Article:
Monday, October 5, 2015


So a video went around recently of the Portland flame bagpipe player balancing on a ball while he played and it got me to thinking about my childhood. I never managed to walk on a ball because that is like three-dimensional balance, but my dad worked at a hardware store (owned it for a while) and would bring home these spools for cable and rope, and my friends and I would race on them.

Like this, only smaller (usually--I did use one of these sometimes)
We would set up obstacle courses in my basement where we couldn't touch the floor, walking on these from sofa to fireplace mantle to chair.

Outside our driveway was lined with river rock, cemented in to form a jagged spiky barrier between cement and grass, so that too, I would walk, poised on the points—some of them with no reasonable surface, others large enough to stop and make sure my balance was in place. When I reached the fence I'd then traverse that.
One of these--simple design

So I'd climb from rocks to the fence, walking on the lower with the upper between my knees for balance, but in some spots either the upper or lower was gone so I needed to balance across. Some of the planks were pretty wobbly in there...

It's not shocking that by junior high the balance beam came naturally to me. In fact for years I prided myself on superior balance. But as I age and my muscles tighten and my weight shifts it doesn't come nearly so easily as it once did.

How Does that Apply to Writing?

I think the practice practice practice lesson is incredibly applicable. If we want to be balanced and poised and not look like a fool sprawled on the floor then we need to keep in practice. Some of us will have more natural balance than others, but we can all do it if we work at it enough. But I think the tight muscles thing applies, too. If you do the SAME THING all the time it will start to pull you out of alignment. So even if you aren't ever going to PUBLISH in another genre, maybe give yourself some fun exercises once in a while.

With that in mind, I've decided I want to, in my “non-writing months” (when I'm editing, which is usually 9 months of the year) I am going to additionally write a short story in an off genre. I may or may not submit these. Probably depends on how they come out. But I really am in need of some regular stretching. That said, after the entry for the Insecure Speculative Anthology, I saw a submission request for WITCH stories. So I think I will try one of those (I have a couple witch ideas in my idea file). The deadline is November 30 if anyone else is interested.

So back on the spool, my friends!

What do all of you do to stay nimble as writers (or whatever your preferred art)?


Hilary Melton-Butcher said...

Hi Hart - fascinating childhood ... I was pretty tomboyish .. but wouldn't have jumped from sofa to mantlepiece, to chair etc ... I did do lots of falling though and generally pushing myself ... my new hip has balanced me!

I think I lead a pretty balanced life ... and have kept my brain engaged, which is the main thing .. I too will be going off-piste in the writing mode in the coming months.

Good luck with your stories .. cheers Hilary

Elizabeth Spann Craig said...

Nice idea to expand into another genre during your editing phase!

I rolled in large barrels down hills. This I could do. I have a feeling that I'd not be able to stay on a spool. :) Looks like fun, though!

Alex J. Cavanaugh said...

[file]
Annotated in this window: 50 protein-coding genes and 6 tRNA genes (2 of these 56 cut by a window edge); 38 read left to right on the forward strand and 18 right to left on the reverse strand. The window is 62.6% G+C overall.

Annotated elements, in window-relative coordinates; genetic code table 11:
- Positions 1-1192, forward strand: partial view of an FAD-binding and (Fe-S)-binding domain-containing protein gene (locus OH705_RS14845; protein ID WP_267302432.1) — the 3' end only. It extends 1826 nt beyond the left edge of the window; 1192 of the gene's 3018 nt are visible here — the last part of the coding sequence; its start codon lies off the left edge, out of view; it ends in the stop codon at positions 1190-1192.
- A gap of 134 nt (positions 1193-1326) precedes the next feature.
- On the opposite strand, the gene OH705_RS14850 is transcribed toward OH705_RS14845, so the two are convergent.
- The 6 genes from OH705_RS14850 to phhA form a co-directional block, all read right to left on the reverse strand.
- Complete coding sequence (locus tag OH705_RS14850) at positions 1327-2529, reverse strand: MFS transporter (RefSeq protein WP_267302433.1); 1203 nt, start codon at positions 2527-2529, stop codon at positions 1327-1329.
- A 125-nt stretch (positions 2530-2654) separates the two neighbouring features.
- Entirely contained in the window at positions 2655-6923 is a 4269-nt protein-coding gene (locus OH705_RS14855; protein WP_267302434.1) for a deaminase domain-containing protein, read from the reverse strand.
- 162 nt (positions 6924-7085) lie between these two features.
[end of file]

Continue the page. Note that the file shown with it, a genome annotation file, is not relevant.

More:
It is like exercising - we do the same routine over and over, out body grows used to it and no longer responds or gets better.

Madeline Mora-Summonte said...

Good for you for trying new genes, stretching that writing muscle. I'm going to check out that call for witch stories - thanks for sharing!

T. Powell Coltrin said...

I'm glad you're cranking out shorts as well as your longer fiction. I've not written a witch story yet. Must do that though. I love scary and weird stories the best.

Jan Morrison said...

Practice and extend into another discipline (or genre). Yep! Sounds right to me. I'm close on finishing this edit so maybe I will be able to consider another novel for November madness. hmmm... I've always wanted to do a sci fi. ah well, we'll see. I am promising nothing. Just flirting with the idea.

Arlee Bird said...

Maybe you should have gone to circus arts school. You might have had a career as a wire walker or something. I've never had much skill for balancing. These days I even feel a bit unbalanced sometimes when I'm just walking.

Maybe I need to use your suggestion of practicing more. I've always had a tendency to be all over the place.

Arlee Bird
A to Z Challenge Co-host
Tossing It Out

Susan Gourley/Kelley said...

I have ideas for short stories but I always seem to be working on my novels. As we get older, our balance suffers because we lose muscle strength and flexibility.

Ann Bennett said...
This comment has been removed by the author.
Ann Bennett said...

I've been wrapping my head around walking on the spindles. It sounds like so much fun. Pushing 69,that is another thing I'll never do. LOL

Practice makes perfect or at least better, l agree.

dolorah said...

Those spools looked like a lot of fun. I'd never balance on a ball. I'd likely fall off the spools. We used to have barrel races, and I was always under the barrel, not on it, lol. Gads, what a long time ago that was!

I'm still working on balance; but I have a lot more free time now, so I don't know what my problem is.

Yolanda Renée said...

Could balance in my younger years, loved climbing rocks, could go as high as I wanted. Now things are different - hate aging! LOL

Congrats on the stretching the writing chops. Will check out the anthology, but still working on the IWSG submission. Get moving = me!!!!

Helena said...

Love the analogy you use, Hart. Trouble is, while you wisely point out that we need to stretch and balance our writing, I'm so inspired by that spool walking I just wanna go outside and play.